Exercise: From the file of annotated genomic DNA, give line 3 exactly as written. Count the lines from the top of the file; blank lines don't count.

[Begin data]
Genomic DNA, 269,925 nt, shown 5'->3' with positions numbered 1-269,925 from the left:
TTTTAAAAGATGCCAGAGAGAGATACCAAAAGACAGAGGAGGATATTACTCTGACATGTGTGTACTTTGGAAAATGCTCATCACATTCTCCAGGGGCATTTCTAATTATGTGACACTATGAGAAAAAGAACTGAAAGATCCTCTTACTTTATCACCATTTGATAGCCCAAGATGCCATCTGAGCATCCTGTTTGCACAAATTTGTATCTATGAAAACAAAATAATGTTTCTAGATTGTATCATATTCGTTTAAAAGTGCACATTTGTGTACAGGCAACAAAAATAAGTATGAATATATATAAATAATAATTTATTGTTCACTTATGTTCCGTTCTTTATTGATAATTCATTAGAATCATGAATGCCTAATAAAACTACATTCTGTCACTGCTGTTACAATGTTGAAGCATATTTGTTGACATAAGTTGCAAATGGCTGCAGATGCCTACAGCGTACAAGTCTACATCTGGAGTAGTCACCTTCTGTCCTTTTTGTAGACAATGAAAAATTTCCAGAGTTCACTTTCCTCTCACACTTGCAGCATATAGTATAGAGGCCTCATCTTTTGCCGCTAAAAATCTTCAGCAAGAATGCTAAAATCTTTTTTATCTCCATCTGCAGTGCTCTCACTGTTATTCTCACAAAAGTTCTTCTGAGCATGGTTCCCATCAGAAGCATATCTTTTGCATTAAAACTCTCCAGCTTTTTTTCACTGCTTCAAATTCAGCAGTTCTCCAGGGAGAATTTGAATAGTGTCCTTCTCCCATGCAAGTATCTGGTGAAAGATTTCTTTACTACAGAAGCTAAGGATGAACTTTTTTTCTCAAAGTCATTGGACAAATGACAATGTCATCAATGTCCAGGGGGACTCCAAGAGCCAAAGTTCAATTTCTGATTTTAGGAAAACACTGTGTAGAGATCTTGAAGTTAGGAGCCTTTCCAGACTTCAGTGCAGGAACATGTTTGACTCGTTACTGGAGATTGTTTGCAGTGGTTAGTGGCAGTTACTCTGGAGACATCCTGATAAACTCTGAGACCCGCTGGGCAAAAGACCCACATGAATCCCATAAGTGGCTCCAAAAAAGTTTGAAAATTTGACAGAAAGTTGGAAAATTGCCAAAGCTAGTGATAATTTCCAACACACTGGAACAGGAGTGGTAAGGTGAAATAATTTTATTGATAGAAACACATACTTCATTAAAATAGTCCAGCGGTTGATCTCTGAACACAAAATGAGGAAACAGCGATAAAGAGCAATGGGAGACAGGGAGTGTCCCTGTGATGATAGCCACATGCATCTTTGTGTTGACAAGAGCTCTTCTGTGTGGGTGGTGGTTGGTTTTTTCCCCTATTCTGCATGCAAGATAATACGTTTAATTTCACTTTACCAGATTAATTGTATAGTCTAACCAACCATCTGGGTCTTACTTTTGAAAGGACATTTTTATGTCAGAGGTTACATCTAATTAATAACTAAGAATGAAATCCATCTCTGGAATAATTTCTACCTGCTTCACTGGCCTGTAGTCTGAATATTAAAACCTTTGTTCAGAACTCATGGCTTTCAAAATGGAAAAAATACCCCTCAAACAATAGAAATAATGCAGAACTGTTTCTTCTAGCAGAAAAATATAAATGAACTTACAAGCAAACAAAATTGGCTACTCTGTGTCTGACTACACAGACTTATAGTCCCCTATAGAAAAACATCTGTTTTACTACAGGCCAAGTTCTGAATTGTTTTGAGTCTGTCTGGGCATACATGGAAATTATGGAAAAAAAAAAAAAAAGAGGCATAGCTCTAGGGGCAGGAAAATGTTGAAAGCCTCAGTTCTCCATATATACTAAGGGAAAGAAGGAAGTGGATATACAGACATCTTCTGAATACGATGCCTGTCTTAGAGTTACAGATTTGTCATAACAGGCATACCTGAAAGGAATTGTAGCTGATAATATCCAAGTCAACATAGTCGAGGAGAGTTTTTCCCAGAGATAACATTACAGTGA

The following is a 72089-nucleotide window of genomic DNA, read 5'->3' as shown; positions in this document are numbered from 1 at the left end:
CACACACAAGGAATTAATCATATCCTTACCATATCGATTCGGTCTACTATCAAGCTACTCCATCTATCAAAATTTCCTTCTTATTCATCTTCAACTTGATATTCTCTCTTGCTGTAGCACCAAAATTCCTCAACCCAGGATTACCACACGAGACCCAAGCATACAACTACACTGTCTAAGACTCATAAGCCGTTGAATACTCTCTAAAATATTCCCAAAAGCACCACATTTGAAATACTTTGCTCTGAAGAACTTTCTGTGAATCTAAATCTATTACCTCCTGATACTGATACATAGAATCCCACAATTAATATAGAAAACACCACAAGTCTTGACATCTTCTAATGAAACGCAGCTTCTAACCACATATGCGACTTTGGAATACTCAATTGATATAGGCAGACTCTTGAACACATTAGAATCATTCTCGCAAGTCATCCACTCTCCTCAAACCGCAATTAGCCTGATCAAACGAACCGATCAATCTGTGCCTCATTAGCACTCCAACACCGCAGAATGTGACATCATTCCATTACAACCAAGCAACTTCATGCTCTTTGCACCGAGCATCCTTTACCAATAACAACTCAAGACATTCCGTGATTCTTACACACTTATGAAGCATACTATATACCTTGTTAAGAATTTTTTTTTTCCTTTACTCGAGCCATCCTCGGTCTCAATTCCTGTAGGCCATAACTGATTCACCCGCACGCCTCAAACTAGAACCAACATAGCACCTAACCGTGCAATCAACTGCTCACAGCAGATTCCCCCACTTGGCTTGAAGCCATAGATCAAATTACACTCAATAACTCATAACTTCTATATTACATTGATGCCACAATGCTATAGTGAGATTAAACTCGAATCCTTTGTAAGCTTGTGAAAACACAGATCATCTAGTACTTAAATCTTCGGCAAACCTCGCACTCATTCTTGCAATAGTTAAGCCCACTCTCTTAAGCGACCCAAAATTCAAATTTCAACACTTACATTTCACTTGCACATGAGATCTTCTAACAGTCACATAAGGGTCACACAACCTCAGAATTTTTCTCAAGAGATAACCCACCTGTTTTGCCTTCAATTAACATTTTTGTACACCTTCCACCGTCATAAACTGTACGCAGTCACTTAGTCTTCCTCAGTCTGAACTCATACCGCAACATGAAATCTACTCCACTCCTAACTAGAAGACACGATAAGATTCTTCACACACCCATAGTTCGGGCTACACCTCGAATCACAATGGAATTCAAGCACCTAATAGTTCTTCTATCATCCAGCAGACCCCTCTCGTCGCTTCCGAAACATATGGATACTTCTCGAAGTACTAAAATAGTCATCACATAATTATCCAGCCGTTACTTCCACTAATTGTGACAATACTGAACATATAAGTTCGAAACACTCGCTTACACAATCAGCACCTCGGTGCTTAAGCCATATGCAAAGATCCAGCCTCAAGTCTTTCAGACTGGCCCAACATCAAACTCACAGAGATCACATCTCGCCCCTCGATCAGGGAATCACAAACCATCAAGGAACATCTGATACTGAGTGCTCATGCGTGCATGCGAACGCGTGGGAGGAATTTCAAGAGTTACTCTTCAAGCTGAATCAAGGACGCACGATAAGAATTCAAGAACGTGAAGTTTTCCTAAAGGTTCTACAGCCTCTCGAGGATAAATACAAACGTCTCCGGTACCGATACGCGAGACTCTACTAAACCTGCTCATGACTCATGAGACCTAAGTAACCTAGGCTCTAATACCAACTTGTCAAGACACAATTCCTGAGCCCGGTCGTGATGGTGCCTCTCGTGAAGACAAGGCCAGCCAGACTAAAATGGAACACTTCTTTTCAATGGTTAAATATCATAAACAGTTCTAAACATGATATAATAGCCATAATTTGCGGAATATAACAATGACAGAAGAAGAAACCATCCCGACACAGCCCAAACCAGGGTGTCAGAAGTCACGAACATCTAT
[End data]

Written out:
The following is a 72089-nucleotide window of genomic DNA, read 5'->3' as shown; positions in this document are numbered from 1 at the left end: